Investors redeemed nearly $100 billion from hedge funds in 2019, marking the second consecutive year of outflows in the industry as managers struggle to retain investors in search of alpha elsewhere, a recent study says.
Despite delivering a better-than-usual performance year, hedge funds tallied $97.9 billion in outflows in 2019, up 163% from nearly $37.2 billion the prior year, according to an eVestment report released last week. The industry last posted two successive years of redemptions in 2008 and 2009, during the Great Recession.
“The industry will likely live on as a place where the best survive and the belief in emerging stars persists,” the report read. “But 2019 also seems to have marked the point where one can no longer ignore that broadly felt success is a thing of the past.”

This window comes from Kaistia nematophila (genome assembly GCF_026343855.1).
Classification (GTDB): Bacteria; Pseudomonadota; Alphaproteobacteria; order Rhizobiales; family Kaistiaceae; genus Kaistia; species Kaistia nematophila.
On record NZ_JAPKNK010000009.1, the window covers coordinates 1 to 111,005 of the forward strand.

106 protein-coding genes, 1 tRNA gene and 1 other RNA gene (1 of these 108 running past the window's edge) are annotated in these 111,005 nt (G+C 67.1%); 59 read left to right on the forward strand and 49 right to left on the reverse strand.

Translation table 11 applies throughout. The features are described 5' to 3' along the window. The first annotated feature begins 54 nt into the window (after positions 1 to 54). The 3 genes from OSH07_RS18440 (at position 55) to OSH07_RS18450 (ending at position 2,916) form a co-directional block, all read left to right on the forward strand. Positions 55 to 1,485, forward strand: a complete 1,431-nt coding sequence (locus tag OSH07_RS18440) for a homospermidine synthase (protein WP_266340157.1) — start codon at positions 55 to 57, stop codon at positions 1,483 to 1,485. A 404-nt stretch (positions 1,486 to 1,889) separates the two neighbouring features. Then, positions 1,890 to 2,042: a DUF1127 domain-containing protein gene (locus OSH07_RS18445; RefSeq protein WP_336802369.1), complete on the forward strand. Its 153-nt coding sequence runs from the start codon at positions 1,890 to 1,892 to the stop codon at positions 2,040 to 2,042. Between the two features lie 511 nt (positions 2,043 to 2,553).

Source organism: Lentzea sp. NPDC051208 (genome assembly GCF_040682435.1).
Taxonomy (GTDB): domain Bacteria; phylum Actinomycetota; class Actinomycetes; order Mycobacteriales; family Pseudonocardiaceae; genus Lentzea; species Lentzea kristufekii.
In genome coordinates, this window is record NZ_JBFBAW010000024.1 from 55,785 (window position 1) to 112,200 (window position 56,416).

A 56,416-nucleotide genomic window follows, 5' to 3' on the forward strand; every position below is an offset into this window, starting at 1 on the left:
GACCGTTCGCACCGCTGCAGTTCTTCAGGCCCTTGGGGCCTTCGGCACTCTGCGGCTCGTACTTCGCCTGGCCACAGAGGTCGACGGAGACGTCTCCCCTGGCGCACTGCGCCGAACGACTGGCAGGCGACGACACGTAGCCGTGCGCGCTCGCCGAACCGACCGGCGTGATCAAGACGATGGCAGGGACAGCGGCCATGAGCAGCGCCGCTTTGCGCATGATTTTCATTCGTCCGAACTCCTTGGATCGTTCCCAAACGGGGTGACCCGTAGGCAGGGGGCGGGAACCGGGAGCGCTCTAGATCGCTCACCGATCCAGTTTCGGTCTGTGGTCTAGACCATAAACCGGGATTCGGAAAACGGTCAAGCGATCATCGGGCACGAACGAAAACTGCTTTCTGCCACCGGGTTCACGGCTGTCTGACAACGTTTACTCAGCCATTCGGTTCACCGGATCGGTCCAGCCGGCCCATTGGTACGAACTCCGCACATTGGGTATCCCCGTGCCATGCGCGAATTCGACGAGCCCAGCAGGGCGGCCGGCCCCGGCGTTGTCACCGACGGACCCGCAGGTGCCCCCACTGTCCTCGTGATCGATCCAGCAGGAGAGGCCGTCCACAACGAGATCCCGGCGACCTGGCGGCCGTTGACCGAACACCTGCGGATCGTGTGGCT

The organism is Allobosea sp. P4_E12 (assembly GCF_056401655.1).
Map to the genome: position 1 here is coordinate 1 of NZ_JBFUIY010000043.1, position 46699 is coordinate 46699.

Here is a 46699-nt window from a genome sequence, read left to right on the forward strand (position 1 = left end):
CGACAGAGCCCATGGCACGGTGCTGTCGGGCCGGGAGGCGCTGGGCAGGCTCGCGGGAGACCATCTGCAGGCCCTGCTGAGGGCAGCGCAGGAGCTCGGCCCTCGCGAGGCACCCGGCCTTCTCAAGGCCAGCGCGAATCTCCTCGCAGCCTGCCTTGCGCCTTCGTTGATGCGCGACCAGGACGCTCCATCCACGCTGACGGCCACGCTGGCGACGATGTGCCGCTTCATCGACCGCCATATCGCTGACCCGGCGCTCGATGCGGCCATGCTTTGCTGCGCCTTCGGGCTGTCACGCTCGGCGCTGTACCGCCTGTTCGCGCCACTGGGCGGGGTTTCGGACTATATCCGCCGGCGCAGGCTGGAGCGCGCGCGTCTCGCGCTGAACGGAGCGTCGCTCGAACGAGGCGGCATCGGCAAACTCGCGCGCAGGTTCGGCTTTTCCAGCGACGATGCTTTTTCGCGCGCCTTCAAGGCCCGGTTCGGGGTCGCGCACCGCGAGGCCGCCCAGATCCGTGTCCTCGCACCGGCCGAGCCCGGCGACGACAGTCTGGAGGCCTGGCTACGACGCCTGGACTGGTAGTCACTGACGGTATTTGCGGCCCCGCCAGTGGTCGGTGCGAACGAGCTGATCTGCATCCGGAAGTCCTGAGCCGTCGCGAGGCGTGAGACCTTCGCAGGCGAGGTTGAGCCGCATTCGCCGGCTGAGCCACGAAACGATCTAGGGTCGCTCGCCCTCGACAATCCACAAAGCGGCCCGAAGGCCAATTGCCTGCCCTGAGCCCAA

Deterred by high fees and hoping to reduce exposure to public equity markets, investors have been pulling money from hedge funds in favor of private equity, credit, and real assets. In an exodus, lenders are instead allocating money from hedge funds and other long-only equity strategies to external asset managers around the world, the study said.
Hedge funds have dismally lagged broader indexes. In the last 12 months, the industry posted just 7.4% in returns. That was less than one-third the showing of the S&P 500, which gained 27% over the same time period, according to Bloomberg. Meanwhile, more than 4,000 hedge funds have closed in the past five years, according to Hedge Fund Research.
Still, thanks to performance gains, there were some bright spots in the industry. While the industry posted its largest annual outflow since 2016, hedge funds last year increased assets under management by 4% to $3.3 trillion, largely due to new assets received in macro funds. In 2020, pension funds, seeking low interest rates, are also expected to increase allocations into hedge funds.
Hedge funds are not the only ones feeling the squeeze. Long-only U.S. equity strategies, which have about $7.1 trillion in assets under management, suffered redemptions of 5%. By comparison, hedge funds underwent withdrawals of about 3% of AUM.